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Sunday, March 4, 2012

Giant Bags of Mostly Water




     I recall an episode of Star Trek Next Generation where an alien life force described humans as “giant bags of mostly water”.  So why is it that most of us drink very little water?  Second to oxygen, your body needs hydration to function properly. 

     For runners, the need for appropriate hydration is even more important.  Hydration will impact your performance and help to prevent injury.  The good news is that it’s not particularly complicated to meet your typical person’s hydration needs.

     If your typical exercise session is around 60 minutes or less, and doesn’t involve vigorous activity outdoors in hot, humid weather, you probably don’t need to interrupt your exercise session for a drink unless you prefer to.  Listen to what your body is telling you during and after your run.

     Dehydration isn’t something to be taken lightly.  Some of the symptoms of dehydration may include starting to feel lightheaded, confused, uncoordinated, or having muscle cramps.  Dehydration can also lead to elevated heart rate and body temperature. 

     So what’s a runner to do?  Taking into account individual differences, the chart below is a general guideline for water intake before, during, and after vigorous exercise.  

Drink Water
How Much?
When?
Before Exercise
8-16 oz
At least 15 minutes before workout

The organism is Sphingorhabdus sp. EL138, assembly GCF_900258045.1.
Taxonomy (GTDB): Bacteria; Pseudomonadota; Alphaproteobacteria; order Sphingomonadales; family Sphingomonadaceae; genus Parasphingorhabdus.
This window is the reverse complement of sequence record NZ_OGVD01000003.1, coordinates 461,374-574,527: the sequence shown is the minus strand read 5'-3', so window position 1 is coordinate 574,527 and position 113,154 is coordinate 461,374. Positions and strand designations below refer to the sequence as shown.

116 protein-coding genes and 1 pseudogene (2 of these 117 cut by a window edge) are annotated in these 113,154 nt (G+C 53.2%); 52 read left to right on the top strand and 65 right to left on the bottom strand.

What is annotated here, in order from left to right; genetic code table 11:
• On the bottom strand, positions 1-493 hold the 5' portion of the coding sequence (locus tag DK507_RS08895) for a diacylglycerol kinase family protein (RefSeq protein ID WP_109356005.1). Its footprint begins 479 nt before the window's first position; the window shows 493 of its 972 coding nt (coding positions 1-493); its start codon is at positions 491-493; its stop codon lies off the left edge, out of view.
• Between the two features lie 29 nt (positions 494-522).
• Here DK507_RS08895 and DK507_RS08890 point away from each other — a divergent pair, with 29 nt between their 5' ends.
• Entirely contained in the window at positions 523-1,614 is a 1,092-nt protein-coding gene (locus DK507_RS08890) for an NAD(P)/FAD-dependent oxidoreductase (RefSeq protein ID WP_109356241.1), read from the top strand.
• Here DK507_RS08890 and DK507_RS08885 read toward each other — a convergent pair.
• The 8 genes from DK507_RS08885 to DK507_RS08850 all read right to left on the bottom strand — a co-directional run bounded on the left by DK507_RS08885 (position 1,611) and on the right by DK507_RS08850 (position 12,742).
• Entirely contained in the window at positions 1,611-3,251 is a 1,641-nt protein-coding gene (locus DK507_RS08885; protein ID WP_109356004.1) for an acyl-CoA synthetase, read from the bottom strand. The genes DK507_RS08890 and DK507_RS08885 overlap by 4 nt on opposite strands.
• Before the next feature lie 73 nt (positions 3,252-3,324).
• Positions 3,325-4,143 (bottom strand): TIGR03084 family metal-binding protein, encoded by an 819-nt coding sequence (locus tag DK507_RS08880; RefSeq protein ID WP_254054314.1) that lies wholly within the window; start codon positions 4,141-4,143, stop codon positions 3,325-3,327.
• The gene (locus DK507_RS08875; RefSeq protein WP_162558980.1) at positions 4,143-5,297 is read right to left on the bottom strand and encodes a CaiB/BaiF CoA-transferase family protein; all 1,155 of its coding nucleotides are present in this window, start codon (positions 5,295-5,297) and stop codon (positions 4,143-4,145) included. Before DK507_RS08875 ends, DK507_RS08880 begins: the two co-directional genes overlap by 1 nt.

During Exercise
4-8 oz
Every 15-20 minutes
After Exercise
16-24 oz per pound* lost
As soon as possible

     Two hours of vigorous exercise can deplete the fuel supply (called glycogen) that your muscle cells use during vigorous activity. Commercial sports drinks containing 6% to 8% carbohydrate solution from various sugar sources are recommended for exercise events lasting longer than 1 hour.  In addition to hydration, they replace lost potassium and sodium that your body needs.

     So how do you know if you are hydrated adequately?  There are two areas to take a look at.  If your urine is regularly light yellow to almost clear, then you are adequately hydrated.  Sweating at a rate that causes you to lose more than 2% of your body weight is another indicator of dehydration.  This would require weighing both before and after exercise.  Keep in mind that hot and humid weather will impact you greater.

     Drinking on an interval, during long exercise sessions will help adequately hydrate your body.  Don’t wait until you are thirsty to drink  After all you are a giant bag of mostly water!



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